SGLT2 Inhibitors Associated with Lower Rates of Death, Hospitalization for Heart Failure in Patients with Type 2 Diabetes

JUNE 13, 2017
Lisa Neuman
The results of an international study showing the benefits of sodium-glucose transporter-2 (SGLT2) inhibitors was presented at American Diabetes Association’s 77th Scientific Sessions in San Diego.
 
According to the study, “Hospitalization for Heart Failure and Death in New Users of SGLT2 Inhibitors in Patients With and Without Cardiovascular Disease—CVD-REAL Study,” the benefits were conferred regardless of pre-existing cardiovascular disease (CVD) or which type of SGLT2 inhibitor was used.
 
SGLT2 inhibitors are a new class of oral medications used in the treatment of type 2 diabetes (T2D). SGLT2 is a protein responsible for glucose regulation in the body, and SGLT2 inhibitors reduce renal glucose reabsorption by causing excess blood glucose to be expelled through urine. This mechanism of action helps the kidneys lower blood glucose levels.
 
The CVD-REAL study analyzed 306,156 patients with T2D from 5 countries—the United States, United Kingdom, Norway, Sweden, and Denmark—who were treated with SGLT2 inhibitors. Using clinical practice data, the researchers compared the rates of heart failure (HF) and death in patients with and without prior CVD to HF rates in new users of SGLT2 inhibitors and other glucose lowering drugs (oGLD).
 
The data on HF and subsequent death rates were collected using medical records, medical claims, electronic health records, and the national registers of the participating countries.
 
Propensity scores were used to match patients treated with SGLT2 inhibitors and oGLD. The baseline characteristics were balanced between groups, and 306,156 patients, totaling >150,000 person years (PY) (100,947 PY for SGLT2 inhibitors; 89,208 PY for oGLD) and 950 new HF events were analyzed.
 
The hazard ratios (HR) for HF, death, and the composite of death from HF were estimated by country and pooled as a weighted average.
 
An association between SGLT2 inhibitors and lower rates of death due to HF and hospitalization for HF were seen in all 5 of the participating countries. Furthermore, the benefits of treatment with SGLT inhibitors were consistent regardless of the type of inhibitor used, which varied from country to country.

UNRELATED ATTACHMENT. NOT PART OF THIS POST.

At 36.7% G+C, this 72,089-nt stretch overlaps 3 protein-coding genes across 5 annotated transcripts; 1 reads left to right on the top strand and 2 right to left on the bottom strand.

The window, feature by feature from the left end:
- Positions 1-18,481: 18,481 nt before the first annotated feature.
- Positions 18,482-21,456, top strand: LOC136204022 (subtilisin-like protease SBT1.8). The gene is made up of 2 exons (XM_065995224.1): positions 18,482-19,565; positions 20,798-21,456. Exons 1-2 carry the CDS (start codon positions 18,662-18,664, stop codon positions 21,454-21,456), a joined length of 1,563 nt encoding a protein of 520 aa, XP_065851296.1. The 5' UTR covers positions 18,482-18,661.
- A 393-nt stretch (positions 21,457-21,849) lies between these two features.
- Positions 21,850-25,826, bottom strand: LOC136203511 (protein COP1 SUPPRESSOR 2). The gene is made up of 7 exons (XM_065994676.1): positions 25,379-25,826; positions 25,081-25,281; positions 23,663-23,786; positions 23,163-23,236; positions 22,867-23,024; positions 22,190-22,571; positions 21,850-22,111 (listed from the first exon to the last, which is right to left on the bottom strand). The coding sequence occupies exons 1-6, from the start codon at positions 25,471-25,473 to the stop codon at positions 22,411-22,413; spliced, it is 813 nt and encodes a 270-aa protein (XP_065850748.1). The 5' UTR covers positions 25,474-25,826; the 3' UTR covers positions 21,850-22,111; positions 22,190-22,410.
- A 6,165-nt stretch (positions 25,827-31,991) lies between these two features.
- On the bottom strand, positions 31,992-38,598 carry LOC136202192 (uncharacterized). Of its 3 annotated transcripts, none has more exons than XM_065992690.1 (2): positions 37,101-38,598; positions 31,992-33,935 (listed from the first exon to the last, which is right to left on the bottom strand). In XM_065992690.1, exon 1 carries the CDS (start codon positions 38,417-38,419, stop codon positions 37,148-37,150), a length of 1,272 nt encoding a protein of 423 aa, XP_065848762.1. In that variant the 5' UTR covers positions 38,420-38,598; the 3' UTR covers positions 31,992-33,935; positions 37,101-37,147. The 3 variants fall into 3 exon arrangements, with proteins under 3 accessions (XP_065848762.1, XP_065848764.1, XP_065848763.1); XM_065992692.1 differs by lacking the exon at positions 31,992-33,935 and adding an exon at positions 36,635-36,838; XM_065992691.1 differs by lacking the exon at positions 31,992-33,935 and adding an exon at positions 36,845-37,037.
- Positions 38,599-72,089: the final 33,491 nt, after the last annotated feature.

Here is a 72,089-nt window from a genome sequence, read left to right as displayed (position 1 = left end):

When compared with oGLD, the SGLT2 inhibitors were associated with 31% lower rates of HF in patients with existing CVD (HR 0.69; 95% CI 0.59-0.80), and 45% lower rates of HF in patients without existing CVD (HR 0.55, 95% CI 0.34-0.88). Similar results were seen for death and death due to HF regardless of whether the patients had a history of cardiovascular disease or not.
 
Notably, all of the patients treated with SGLT2 inhibitors were less likely to have HF or subsequent death compared with the oGLD patients.
 
“This study offers further evidence regarding the potential of SGLT2 inhibitors to improve outcomes in patients with diabetes,” Matthew A. Cavender, MD, MPH, assistant professor of medicine at the University of North Carolina School of Medicine, said in the results presentation. “While our results are striking in their similarity to a prior randomized study evaluating the benefit of SGLT2 inhibitors in patients with diabetes and known cardiovascular disease, these results go one step further to show that SGLT2 inhibition may benefit all patients with diabetes, regardless of whether they have known cardiovascular disease.”
 
He addressed the possibility of a class effect in the results, saying, “It’s also important to note that there was a significant difference in the particular SGLT2 inhibitor used in each country, suggesting that the benefits seen with SGLT2 inhibitors are likely to be a class effect. Previous research has shown that patients with diabetes have a 30% higher risk for heart failure when compared to patients without diabetes. These findings suggest that use of SGLT2 inhibitors may provide the opportunity to reduce the incidence of heart failure among patients with diabetes.”
 
Ongoing randomized clinical trials with SGLT2 inhibitors are likely to provide a considerable amount of additional information regarding its clinical effectiveness. In the follow-up to this study, Cavender said that there are plans to further evaluate the effectiveness of SGLT2 inhibitors on other important clinical events, and to broaden the study’s focus to evaluate the association between other drugs designed for use in patients with diabetes who have a history of cardiovascular events.
 
 

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